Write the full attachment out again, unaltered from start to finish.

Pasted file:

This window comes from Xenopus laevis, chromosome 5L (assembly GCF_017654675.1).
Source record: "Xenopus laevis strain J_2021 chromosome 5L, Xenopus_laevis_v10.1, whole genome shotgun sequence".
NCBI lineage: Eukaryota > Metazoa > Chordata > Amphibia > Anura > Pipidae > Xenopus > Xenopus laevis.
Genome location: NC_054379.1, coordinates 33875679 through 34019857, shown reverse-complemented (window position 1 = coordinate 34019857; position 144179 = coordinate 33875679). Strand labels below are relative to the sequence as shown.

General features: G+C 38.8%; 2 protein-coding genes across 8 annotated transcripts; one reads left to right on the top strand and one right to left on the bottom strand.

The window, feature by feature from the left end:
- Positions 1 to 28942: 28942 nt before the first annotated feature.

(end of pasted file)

This window comes from Xenopus laevis, chromosome 5L (assembly GCF_017654675.1).
Source record: "Xenopus laevis strain J_2021 chromosome 5L, Xenopus_laevis_v10.1, whole genome shotgun sequence".
NCBI lineage: Eukaryota > Metazoa > Chordata > Amphibia > Anura > Pipidae > Xenopus > Xenopus laevis.
Genome location: NC_054379.1, coordinates 33875679 through 34019857, shown reverse-complemented (window position 1 = coordinate 34019857; position 144179 = coordinate 33875679). Strand labels below are relative to the sequence as shown.

General features: G+C 38.8%; 2 protein-coding genes across 8 annotated transcripts; one reads left to right on the top strand and one right to left on the bottom strand.

The window, feature by feature from the left end:
- Positions 1 to 28942: 28942 nt before the first annotated feature.